How to Use Apps to Help Reading Comprehension

March 18, 2022

Apps to Help Reading Comprehension

Reading comprehension is an important aspect of reading mastery. If a child does not comprehend what they read or if they only understand the basics from text, they may later have difficulty in reading to learn.

Comprehension is essential across subjects. When a child struggles with reading comprehension, parents might not know the best resources to use to guide them to mastery. Reading apps could help children who struggle with comprehension. Using apps to help reading comprehension can be beneficial, but what apps are the best?

The best apps to help reading comprehension include:

  • EReaders
  • Audio Book Apps
  • Tutoring Apps

Apps to Help Reading Comprehension

How Parents Can Use eReaders to Guide Comprehension

An e-reader is typically pre-installed on devices like smartphones or tablets. Apple and Android both offer their own reading apps. When users click on the app, they enter a virtual bookstore. Parents can download books for their child to read, and some titles are even free.

Once books are purchased, they will appear on the bookshelf of the app. Ebooks don’t require scrolling. Instead, these virtual books are designed to look like the real bound book. Children can use their fingertips to flip pages; they also will see the illustrations as they appear in traditional books. However, some ebooks might have their own unique illustrations.

While ebooks don’t provide reading instruction, parents can use these resources to help guide their child’s reading journey. Some children gravitate to technology and could be more interested in screens than bound books.

Children might find ebooks to be unique and more exciting to read. Parents can use e readers as a virtual tool. While reading an ebook, parents should ask children questions about what they are reading. If parents are reading the story with children, they can talk about the book as they read.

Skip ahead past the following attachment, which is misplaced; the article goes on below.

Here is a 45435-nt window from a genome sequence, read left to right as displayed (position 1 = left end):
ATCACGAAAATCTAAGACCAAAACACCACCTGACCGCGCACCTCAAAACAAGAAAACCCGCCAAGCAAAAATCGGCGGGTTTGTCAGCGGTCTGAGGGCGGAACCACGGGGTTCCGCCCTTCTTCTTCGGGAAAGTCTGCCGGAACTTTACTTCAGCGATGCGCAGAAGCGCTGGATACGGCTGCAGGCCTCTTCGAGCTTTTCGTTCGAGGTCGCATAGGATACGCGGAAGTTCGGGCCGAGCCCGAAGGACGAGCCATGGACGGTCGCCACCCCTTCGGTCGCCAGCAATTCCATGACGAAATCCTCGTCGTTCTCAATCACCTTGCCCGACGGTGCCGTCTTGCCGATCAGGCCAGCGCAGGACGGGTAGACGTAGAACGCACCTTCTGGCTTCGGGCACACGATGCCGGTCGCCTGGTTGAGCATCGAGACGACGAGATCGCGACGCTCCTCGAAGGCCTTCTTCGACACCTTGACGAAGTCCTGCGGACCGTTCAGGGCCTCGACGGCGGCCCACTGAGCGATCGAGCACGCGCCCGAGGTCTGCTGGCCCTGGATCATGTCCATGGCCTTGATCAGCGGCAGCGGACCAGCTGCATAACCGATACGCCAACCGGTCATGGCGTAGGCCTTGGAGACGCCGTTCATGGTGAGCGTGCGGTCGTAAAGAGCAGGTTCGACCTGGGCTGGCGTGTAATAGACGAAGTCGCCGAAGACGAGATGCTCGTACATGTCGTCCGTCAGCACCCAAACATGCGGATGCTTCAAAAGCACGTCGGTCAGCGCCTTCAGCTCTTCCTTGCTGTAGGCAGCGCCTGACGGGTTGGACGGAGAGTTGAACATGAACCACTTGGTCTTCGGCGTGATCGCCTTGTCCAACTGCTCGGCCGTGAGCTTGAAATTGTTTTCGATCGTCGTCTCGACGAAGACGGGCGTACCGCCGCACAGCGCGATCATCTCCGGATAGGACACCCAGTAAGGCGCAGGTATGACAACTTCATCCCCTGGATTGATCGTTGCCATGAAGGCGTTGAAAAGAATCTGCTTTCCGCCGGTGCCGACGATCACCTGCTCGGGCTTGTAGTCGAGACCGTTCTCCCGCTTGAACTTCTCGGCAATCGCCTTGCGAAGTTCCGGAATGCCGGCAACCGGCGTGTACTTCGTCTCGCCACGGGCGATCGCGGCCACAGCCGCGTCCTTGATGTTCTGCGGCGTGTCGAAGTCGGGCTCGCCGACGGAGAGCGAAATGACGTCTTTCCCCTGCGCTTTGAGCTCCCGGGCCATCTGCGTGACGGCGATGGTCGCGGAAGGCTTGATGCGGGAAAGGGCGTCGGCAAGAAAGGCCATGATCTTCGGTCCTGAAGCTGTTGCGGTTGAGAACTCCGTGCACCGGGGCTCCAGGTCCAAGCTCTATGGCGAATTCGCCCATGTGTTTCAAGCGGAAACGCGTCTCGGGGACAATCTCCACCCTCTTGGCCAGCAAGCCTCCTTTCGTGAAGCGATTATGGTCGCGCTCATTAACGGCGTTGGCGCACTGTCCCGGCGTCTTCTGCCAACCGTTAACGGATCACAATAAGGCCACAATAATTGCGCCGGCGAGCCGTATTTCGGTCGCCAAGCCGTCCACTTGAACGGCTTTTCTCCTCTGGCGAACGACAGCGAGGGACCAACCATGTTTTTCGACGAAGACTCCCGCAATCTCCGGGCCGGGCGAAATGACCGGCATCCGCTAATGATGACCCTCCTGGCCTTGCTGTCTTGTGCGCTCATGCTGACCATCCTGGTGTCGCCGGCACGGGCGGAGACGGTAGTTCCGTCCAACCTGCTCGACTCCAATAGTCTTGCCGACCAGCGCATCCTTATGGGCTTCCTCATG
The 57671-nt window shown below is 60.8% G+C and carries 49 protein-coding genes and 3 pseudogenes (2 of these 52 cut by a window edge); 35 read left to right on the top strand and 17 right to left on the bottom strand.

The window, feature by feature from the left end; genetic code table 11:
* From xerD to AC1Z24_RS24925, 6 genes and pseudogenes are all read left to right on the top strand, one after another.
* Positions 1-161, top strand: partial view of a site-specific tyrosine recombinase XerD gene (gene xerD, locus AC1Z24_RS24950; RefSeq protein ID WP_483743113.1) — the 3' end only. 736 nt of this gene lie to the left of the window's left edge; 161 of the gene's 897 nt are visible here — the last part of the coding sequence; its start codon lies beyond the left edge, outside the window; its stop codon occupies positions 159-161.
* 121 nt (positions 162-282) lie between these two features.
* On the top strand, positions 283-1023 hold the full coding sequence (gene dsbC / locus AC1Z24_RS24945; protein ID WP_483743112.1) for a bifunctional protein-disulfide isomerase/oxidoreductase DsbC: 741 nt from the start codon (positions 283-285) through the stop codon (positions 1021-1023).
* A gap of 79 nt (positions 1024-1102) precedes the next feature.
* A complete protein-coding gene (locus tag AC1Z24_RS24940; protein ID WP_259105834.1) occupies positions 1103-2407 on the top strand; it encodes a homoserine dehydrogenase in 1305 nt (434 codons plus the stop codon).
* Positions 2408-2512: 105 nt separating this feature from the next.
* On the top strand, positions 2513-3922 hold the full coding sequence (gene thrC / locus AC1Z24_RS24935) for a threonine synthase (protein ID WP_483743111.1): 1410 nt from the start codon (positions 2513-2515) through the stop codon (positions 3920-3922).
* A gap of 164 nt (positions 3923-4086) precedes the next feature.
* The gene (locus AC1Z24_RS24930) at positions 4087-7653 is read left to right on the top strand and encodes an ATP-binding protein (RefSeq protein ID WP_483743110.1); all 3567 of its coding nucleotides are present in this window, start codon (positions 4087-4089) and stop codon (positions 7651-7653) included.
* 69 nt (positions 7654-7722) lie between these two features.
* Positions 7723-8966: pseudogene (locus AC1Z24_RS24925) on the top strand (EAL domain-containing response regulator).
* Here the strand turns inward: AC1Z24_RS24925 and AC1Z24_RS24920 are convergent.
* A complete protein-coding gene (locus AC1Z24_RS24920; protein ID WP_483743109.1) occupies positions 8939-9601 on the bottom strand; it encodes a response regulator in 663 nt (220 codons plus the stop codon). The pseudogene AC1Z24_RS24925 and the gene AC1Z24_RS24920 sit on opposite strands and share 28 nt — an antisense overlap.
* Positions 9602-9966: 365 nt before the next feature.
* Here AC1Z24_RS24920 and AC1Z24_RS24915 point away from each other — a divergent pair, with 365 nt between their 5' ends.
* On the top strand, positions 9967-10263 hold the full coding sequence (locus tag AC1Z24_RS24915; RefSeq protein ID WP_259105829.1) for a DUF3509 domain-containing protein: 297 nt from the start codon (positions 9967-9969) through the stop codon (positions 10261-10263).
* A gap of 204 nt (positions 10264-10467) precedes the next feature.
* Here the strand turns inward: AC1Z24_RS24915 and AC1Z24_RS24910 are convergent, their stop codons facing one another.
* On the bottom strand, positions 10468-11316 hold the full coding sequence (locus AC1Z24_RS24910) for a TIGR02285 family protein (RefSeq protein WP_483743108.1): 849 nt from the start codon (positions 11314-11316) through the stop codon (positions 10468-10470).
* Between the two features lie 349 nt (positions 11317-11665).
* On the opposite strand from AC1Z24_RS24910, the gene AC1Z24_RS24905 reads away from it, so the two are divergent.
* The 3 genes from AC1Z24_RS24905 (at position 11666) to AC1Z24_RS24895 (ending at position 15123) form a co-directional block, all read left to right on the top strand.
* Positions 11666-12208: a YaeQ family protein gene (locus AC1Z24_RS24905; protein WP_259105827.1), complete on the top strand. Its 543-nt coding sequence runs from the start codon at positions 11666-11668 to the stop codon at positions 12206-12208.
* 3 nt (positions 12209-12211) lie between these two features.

Help children think about the story by asking them what they think will happen next. If parents are concerned that these ‘virtual books’ might hamper comprehension, they shouldn’t worry. In fact, Smithsonian Magazine published a story that explained that comprehension doesn’t differ from paper to screen.

As bound books can help children with reading, so, too, can ereaders. Again, though, these apps should be used as a resource by parents. Like bound books, ebooks don’t include instruction or enrichment about comprehension. Instead, parents will need to work with children as they read the book on the screen.

The benefit of an ereader, though, might be its appeal to children who love technology and love devices. This can transform reading into a virtual adventure.

Apps to Help Reading Comprehension

Comprehension Learning Apps

Whether parents own an Apple or Android device, they will have access to a store that lets them download apps. For Apple, this is the App Store. Android uses Google Play.

Each store offers different reading apps. In fact, searching for just ‘reading apps’ might overwhelm parents. Instead, parents who need app resources for children who are struggling with comprehension can search for ‘reading comprehension apps.’

This search query will help parents find the best app options for their child. While the list might still be extensive, parents can begin to whittle down their best options. Look for apps that are designed for the child’s age and reading level.

Some popular reading comprehension apps can focus on skills like inferencing. This is an abstract concept that requires children to ‘read between the lines’ to decipher meaning. Many apps have been developed to help children who struggle with this skill.

While many apps are free, some require a purchase price. Free apps also could include in-app purchases, and parents who don’t want to contend with any surprise charges might opt to disable this option.